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Aligning the Ugandan Arts Economy for Sustainability.

By Trevor Mukholi.


Kuonyesha Art Fund the arts and culture arm of CivSource Africa convened a symposium to discuss the sustainability of the Ugandan arts economy, the symposium panel had on it Teesa Bahana Director at Uganda Arts Trust, Tshaka Mayanja a celebrated icon in the Music Industry, and Prof. Anthony Kakooza a lawyer whose work focuses on intellectual property, Kuonyesha Art Fund also at the symposium unveiled the recipients of its 2021 grant, the Fund organized the symposium to engage arts stake holders in dialogue that seeks to find solutions that lead to a more economically sustainable local arts economy.

The view by Tshaka Mayanja which was that the most pertinent solution to the sustainability of the local arts economy was not more funding, his perspective was that the agendas and desires of funders and sponsors affects the quality of artistic production, a manufactured lucrativeness through funding and sponsorship attracts numbers in search of the money there in. But a sector where participation is through creativity, ingenuity and persistence sieves through all who are not up to the task of creating beauty. Mayanja gave the example of the Ugandan music industry which he said through the years has garnered funding through the sponsorships and funding opportunities, but he said that this did not increase the quality of music it did however increase the quantity of music being produced which in turn adversely affected the quality of music, Tshaka also advised on artists overly relying on funding as that will cause them to be dependent on the funder, which will stilt their production away from originality and into propaganda for whatever cause the sponsor will have.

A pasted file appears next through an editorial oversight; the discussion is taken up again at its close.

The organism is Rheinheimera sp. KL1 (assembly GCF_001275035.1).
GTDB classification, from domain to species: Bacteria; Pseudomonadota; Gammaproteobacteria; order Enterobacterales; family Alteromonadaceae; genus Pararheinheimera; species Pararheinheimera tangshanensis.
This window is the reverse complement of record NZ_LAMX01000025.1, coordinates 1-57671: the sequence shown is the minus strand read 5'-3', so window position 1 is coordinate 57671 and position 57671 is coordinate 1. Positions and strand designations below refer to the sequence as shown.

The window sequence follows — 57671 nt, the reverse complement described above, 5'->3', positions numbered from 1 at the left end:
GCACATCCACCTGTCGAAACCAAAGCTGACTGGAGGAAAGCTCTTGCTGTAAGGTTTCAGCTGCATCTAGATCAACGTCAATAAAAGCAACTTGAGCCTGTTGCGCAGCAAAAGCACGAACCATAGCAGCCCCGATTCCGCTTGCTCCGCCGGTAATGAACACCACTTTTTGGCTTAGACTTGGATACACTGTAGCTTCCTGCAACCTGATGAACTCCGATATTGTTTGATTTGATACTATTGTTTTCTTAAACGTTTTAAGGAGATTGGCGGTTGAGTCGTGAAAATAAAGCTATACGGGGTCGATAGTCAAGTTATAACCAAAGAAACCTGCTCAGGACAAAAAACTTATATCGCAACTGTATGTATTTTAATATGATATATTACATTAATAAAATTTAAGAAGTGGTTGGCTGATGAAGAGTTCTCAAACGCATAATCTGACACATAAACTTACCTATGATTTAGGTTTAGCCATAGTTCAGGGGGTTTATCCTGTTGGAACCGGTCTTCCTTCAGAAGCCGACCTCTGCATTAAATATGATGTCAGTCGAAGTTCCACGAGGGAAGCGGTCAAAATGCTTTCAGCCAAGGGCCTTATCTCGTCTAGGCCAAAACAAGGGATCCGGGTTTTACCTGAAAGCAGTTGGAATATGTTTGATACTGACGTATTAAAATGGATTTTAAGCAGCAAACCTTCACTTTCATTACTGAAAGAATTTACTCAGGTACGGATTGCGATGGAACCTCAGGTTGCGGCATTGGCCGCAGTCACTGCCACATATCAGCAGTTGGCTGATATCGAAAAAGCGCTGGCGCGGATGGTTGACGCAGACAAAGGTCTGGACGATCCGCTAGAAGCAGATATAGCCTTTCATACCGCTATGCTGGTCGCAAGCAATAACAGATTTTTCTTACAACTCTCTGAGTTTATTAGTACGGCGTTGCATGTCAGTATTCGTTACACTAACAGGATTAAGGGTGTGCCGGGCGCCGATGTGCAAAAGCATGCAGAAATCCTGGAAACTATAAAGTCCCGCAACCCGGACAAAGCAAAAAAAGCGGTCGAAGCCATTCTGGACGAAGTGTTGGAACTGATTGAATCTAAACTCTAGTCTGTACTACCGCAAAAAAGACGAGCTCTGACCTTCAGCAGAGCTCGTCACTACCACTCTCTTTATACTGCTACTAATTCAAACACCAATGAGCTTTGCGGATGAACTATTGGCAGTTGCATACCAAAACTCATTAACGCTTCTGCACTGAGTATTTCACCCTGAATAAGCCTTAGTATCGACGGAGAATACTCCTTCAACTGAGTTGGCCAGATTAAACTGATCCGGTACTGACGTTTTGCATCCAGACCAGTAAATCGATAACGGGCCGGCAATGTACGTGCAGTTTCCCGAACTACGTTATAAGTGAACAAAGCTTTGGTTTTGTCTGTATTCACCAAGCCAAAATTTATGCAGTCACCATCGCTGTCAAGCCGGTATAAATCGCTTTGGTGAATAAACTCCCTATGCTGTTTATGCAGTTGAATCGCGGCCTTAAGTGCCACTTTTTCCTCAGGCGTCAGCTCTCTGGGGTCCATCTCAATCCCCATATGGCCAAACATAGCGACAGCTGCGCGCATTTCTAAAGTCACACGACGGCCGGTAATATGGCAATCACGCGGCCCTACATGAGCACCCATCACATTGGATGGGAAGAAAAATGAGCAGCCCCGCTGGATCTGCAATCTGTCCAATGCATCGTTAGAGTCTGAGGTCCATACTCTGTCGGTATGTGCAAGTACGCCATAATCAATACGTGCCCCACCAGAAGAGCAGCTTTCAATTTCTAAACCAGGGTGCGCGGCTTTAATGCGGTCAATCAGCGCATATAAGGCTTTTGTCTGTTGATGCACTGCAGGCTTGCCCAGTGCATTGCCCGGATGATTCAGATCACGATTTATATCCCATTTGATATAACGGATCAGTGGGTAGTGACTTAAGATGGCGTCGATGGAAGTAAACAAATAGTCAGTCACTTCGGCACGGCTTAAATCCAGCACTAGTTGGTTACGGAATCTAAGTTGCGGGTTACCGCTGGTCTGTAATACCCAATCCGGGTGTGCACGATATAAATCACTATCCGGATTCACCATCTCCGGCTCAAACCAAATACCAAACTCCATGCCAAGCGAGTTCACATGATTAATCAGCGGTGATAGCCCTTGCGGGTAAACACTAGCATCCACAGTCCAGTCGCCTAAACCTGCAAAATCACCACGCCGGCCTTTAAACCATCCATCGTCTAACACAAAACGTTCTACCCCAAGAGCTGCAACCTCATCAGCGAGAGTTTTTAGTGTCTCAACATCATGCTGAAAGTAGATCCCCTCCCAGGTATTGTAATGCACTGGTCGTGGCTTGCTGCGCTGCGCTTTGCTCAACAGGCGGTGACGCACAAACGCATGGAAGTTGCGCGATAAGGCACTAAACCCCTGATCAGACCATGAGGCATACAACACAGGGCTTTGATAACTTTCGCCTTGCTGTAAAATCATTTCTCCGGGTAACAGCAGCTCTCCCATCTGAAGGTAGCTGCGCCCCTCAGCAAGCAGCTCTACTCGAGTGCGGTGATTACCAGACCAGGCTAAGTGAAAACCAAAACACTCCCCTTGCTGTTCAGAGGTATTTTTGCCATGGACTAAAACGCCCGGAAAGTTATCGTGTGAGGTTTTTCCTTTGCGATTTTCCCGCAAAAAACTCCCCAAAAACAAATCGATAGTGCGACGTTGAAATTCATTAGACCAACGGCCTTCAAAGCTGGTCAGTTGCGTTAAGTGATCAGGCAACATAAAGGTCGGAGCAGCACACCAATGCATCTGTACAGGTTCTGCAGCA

There is truth in Tshaka’s submission, but the arts economy can not be seen in extremities, there must be middle ground, artists on their own can work through strife and create work but they shouldn’t have to. A collaborative funding approach is possible, and therefore I am very excited for Kuonyesha Art Fund. The fund boosts the artists production on the terms of the artist, this is a very crucial distinction. The fund exists only as far as to assist the artists’ production.

The other point of debate was on intellectual property and how culture can be owned and sold for a profit, Professor Kakooza talked about the current discourse around collective and individual intellectual property and how legislation is being developed to curtail the unauthorized use of collective intellectual property for example a folk tale or a song, and the argument was just as individuals enjoy protection over their intellectual property, that same privilege should be extended to collectives and communities. My only draw back from this submission and I communicated this with the professor was the move to commodify every facet of cultural expression, more and more the tools are being made available to package and sell cultural expression, but the ability to sell comes with controlling access. Any cultural regulation should not in its imperative strive to cordon off what “belongs to it”, that is injurious to organic growth. The process of through which a culture grows is not clear and straightforward and cannot be explicitly delineated by law, and while laws should protect a people from exploitation after their creative labor has been produced, these laws should not deny “outsiders” access to collaborate on cultural experiences due to the desire for commodification.

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